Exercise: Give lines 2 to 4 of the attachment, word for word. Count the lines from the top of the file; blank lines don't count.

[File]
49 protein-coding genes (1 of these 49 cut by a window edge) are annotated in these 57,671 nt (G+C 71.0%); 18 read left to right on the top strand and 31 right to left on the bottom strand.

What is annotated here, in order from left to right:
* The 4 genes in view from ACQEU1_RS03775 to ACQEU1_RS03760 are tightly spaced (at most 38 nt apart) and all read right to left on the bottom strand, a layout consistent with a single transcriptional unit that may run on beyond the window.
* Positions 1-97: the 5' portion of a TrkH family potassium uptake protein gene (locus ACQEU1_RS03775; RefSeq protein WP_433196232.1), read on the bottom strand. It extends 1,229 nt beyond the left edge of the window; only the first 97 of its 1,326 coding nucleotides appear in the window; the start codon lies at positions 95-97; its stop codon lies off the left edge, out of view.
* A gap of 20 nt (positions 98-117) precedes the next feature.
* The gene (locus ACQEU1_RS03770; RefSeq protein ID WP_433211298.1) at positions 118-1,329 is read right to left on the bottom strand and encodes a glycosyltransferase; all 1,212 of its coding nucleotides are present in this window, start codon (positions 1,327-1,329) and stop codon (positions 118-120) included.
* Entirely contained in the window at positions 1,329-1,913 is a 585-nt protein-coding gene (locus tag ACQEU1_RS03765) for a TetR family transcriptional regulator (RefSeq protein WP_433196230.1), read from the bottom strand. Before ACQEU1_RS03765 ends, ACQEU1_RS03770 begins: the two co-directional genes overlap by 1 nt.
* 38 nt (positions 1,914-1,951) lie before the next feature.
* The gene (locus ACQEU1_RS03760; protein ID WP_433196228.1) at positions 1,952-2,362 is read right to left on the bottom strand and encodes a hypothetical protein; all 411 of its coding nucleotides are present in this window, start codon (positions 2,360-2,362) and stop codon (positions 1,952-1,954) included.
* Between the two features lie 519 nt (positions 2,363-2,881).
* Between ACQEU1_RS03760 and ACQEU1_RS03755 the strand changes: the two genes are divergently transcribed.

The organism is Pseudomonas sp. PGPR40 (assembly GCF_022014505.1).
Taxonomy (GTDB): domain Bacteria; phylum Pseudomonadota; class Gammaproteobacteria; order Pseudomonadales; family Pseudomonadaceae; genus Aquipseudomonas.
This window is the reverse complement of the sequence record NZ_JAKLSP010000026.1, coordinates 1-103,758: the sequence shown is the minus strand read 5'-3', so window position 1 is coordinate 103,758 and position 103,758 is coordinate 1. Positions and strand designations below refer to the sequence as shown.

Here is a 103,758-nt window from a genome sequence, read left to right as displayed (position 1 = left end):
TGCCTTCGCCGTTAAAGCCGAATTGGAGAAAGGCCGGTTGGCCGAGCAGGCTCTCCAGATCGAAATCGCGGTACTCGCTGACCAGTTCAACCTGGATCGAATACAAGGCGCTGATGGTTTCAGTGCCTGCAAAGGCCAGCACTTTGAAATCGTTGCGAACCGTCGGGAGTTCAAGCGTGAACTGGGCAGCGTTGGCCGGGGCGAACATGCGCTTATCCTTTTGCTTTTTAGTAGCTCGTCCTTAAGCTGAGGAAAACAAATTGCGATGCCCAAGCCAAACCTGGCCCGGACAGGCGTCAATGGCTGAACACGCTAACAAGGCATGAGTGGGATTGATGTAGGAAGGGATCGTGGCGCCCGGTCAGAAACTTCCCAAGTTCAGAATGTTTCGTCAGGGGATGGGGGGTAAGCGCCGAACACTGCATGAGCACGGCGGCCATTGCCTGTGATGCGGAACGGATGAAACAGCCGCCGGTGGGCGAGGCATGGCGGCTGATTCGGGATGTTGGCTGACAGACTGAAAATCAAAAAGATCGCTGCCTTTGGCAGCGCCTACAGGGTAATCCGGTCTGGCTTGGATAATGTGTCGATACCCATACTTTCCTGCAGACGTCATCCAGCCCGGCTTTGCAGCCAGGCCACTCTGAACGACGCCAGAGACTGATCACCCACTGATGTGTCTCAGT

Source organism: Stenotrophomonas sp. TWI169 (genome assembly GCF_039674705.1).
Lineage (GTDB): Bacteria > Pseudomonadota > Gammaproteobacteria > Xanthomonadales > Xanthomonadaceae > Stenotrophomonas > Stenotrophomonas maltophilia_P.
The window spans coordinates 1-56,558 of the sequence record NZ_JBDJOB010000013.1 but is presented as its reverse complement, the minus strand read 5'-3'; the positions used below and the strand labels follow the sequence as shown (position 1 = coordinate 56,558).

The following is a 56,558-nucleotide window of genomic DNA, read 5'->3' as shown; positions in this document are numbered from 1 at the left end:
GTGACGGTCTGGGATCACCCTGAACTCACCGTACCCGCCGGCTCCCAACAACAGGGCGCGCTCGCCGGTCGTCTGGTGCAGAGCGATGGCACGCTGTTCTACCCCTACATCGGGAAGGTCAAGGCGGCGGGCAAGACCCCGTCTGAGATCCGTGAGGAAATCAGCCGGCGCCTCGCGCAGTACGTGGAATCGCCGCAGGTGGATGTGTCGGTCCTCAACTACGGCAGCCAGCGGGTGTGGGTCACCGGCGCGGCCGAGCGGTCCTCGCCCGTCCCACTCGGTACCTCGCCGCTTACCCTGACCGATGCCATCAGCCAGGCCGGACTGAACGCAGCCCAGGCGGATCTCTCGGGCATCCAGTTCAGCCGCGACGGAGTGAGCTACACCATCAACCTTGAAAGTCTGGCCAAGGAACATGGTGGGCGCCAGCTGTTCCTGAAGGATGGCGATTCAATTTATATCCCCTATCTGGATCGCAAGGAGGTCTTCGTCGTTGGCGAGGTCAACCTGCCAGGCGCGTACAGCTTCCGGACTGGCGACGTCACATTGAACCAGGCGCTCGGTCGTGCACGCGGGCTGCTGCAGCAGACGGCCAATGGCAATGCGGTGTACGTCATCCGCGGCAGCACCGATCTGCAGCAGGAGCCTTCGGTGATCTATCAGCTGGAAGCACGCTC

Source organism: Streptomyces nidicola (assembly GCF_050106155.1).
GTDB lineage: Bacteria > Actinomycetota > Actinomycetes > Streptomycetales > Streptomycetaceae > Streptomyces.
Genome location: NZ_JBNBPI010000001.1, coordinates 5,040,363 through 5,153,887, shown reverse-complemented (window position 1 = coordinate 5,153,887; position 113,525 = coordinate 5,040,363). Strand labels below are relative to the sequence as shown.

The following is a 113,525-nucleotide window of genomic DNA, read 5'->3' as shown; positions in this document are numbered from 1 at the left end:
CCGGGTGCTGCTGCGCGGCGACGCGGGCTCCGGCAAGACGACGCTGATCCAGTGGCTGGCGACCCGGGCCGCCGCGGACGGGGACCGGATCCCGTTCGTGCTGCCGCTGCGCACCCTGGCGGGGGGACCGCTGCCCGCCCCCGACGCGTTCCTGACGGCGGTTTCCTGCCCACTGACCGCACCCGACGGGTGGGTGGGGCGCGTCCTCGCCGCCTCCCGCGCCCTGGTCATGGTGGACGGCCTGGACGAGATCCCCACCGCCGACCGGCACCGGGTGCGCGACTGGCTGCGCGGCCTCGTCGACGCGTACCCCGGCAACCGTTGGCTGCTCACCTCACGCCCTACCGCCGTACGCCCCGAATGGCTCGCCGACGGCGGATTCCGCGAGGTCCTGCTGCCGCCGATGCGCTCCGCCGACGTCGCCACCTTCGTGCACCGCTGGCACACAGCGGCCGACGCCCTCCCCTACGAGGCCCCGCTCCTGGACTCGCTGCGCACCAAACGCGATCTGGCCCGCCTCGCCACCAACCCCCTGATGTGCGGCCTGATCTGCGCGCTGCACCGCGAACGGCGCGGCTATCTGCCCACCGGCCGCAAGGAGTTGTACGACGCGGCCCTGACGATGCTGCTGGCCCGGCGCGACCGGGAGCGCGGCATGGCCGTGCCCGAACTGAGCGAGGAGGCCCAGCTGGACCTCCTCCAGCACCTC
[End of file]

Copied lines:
What is annotated here, in order from left to right:
* The 4 genes in view from ACQEU1_RS03775 to ACQEU1_RS03760 are tightly spaced (at most 38 nt apart) and all read right to left on the bottom strand, a layout consistent with a single transcriptional unit that may run on beyond the window.
* Positions 1-97: the 5' portion of a TrkH family potassium uptake protein gene (locus ACQEU1_RS03775; RefSeq protein WP_433196232.1), read on the bottom strand. It extends 1,229 nt beyond the left edge of the window; only the first 97 of its 1,326 coding nucleotides appear in the window; the start codon lies at positions 95-97; its stop codon lies off the left edge, out of view.